Crayfish in Crisis Find New Homes in the South West Peak

This is an archived press release

Friday 20 September 2019

Emily Marsden, a Countryside Worker Apprentice for the South West Peak Landscape Partnership with a White-clawed Crayfish at the Cannock Chase donor site.This September saw the human-assisted migration of some of the most important, and most endangered, creatures in the South West Peak.

The White-clawed Crayfish is the only native freshwater crayfish in the UK. This important species is currently threatened by a disease that is carried by the invasive North American Signal Crayfish. Unfortunately the White-claws have no resistance to this disease.

Efforts to support the population of the White-claws are being made throughout the UK, and the South West Peak Landscape Partnership with project partner Staffordshire Wildlife Trust is leading the charge in the South West Peak. The South West Peak Landscape Partnership is a group of organizations led by the Peak District National Park and supported by the National Lottery Heritage Fund through a grant of £2.4 million, which distributes money raised by National Lottery players. The South West Peak covers an area extending from Lyme Park in the north to Onecote in the south, and from Macclesfield in the west to Buxton in the east. The Crayfish in Crisis project is match-funded by The Environment Agency.

As part of the project Crayfish in Crisis staff, volunteers, and ecologists have been working hard to identify potential Ark Sites that are ideal for White-claws to move into. Ark Sites are areas that have been extensively surveyed and deemed to be free from and as isolated as possible from the invasive Signal crayfish and thus keep the new introduced population of White-claws safe from the disease the Signal’s carry.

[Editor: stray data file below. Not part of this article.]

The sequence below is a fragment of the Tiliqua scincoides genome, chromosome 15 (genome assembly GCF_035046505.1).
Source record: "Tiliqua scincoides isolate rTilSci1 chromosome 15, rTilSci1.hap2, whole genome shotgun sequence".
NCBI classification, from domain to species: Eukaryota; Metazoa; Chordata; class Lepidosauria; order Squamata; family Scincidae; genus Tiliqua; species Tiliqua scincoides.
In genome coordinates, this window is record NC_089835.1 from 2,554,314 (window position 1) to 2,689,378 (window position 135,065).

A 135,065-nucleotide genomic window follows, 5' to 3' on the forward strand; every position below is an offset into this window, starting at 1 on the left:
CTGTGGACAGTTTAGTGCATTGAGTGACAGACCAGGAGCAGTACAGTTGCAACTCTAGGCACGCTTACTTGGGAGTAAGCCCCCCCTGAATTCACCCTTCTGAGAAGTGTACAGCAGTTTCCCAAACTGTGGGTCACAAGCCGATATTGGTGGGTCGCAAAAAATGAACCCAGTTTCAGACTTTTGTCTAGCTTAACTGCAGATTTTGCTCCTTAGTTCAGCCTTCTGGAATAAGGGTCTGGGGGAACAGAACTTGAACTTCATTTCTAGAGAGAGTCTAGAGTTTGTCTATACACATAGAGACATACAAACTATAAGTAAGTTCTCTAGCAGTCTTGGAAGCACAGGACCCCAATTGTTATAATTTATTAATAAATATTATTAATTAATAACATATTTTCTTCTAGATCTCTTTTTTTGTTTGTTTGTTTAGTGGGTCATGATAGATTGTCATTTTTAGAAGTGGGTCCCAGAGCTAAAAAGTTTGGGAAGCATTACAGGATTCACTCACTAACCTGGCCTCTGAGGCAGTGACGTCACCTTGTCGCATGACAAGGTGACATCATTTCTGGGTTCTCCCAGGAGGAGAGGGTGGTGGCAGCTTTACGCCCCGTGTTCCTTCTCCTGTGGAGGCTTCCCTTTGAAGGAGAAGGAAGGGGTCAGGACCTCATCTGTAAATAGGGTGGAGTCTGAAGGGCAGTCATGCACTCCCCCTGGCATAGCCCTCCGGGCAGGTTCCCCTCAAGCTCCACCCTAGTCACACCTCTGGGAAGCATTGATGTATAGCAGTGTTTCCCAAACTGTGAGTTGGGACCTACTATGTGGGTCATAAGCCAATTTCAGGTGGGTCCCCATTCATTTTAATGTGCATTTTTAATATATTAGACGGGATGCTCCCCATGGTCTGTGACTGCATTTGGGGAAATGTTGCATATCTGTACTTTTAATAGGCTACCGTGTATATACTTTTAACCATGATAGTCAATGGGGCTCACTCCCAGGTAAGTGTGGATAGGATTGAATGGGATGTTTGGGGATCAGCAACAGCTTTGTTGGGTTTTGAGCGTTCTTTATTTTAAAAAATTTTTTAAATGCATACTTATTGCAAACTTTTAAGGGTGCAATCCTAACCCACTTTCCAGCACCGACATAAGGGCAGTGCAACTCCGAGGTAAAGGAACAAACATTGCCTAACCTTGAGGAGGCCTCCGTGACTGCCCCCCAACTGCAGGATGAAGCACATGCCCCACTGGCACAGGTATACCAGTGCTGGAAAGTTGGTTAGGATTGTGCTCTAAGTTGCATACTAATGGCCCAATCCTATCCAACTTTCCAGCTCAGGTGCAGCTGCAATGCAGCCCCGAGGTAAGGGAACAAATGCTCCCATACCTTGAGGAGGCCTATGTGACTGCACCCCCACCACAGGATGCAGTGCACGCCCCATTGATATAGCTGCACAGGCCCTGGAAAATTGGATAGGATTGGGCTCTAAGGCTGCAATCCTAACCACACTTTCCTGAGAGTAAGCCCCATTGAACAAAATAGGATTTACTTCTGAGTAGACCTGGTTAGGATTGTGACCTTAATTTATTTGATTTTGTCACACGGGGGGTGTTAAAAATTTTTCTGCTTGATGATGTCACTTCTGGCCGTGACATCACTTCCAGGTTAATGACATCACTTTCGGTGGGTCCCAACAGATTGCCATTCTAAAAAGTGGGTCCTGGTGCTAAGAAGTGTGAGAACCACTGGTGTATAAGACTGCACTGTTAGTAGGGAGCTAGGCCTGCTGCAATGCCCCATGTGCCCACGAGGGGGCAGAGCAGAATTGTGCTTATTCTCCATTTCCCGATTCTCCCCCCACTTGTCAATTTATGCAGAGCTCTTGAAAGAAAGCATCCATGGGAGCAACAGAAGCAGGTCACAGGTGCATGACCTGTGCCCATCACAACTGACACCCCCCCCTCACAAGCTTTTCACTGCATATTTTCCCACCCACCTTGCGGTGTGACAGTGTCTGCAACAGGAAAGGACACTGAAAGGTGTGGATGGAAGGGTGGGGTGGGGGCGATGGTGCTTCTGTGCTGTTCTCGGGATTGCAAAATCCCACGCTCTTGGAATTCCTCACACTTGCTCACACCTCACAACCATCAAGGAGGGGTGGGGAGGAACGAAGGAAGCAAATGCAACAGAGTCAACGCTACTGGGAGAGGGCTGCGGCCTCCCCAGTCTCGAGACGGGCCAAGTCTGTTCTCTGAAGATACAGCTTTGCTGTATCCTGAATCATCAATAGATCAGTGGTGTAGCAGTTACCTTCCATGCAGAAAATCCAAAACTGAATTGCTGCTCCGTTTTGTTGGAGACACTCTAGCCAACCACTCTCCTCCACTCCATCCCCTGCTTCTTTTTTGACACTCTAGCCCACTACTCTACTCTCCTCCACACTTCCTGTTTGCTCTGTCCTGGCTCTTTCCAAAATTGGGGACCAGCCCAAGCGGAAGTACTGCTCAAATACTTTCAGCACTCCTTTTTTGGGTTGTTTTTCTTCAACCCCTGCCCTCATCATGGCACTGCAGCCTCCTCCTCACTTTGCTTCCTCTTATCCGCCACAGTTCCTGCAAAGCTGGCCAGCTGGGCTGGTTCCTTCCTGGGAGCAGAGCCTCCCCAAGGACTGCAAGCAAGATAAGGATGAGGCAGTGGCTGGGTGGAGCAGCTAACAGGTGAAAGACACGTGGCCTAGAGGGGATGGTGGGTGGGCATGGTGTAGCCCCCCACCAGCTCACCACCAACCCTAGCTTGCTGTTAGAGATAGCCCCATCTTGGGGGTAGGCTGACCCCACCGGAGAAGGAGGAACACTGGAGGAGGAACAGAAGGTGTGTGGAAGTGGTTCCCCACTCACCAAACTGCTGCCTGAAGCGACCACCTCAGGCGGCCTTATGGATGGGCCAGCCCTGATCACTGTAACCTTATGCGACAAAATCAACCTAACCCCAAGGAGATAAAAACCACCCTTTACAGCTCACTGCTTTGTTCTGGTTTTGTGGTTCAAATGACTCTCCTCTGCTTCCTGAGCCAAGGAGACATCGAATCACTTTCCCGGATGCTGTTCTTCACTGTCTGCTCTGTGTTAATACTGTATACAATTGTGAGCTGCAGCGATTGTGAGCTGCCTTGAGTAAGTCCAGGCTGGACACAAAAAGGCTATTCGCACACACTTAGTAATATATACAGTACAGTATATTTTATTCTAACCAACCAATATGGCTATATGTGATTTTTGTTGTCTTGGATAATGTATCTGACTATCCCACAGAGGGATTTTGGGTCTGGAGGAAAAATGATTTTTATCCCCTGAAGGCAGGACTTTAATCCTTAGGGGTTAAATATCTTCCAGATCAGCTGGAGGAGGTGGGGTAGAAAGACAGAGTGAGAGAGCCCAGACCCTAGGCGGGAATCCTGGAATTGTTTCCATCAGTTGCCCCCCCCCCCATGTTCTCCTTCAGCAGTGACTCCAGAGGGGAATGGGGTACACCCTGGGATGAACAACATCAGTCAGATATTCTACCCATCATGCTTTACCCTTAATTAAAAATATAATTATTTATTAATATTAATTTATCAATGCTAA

This translocation, as it is called, from a protected and healthy breeding population of White-claws to an Ark Site will not cure the disease, but it will bolster the population of White-claws in the UK and help to ensure that their numbers do not continue to drop.

Earlier this month one such translocation took place over the course of 2 days with dozens of people from as many organizations coming out to help catch, record and move over 700 White-claws to their peaceful new Ark Site.

Nick Mott from the Staffordshire Wildlife Trust and the Crayfish in Crisis Project Officer said:

“It’s a great feeling to finally have got the crayfish in. Over the last 2 days we’ve collected  740 crayfish that have been brought up from a donor site at Cannock Chase and brought up to the South West Peak.”

Nick went on to say in regards to the Ark Sites: “The preparations are thorough. We look into the water chemistry, we make sure the stream doesn’t dry out even during times of drought, that there’s no evidence of pollution incidents, the biology’s good, that there’s lots of food and that’s the main thing for them…we had a long list and we whittled it down to these sites.

“We would like to take this opportunity to thank all our conservation partners. In particular we would like to thank Forestry England who continue to allow us to collect white-claws from their holdings at Cannock Chase and to all the landowners that have engaged so positively with the project."

Plans for the future include continuing to help bolster the population of White-claws by pressing on with translocation efforts despite the original project targets being achieved 2 years ahead of schedule.

Remember when you are out and about in rivers and streams that White-claws and Signal crayfish can be very hard to tell apart, even for experienced biologists. So the best course of action is to leave them be, but please report any sightings to your local Wildlife Trust.

If you’d like to learn more about Crayfish in Crisis visit

Pictured is Emily Marsden, a Countryside Worker Apprentice for the South West Peak Landscape Partnership with a White-clawed Crayfish at the Cannock Chase donor site.

This is an archived press release

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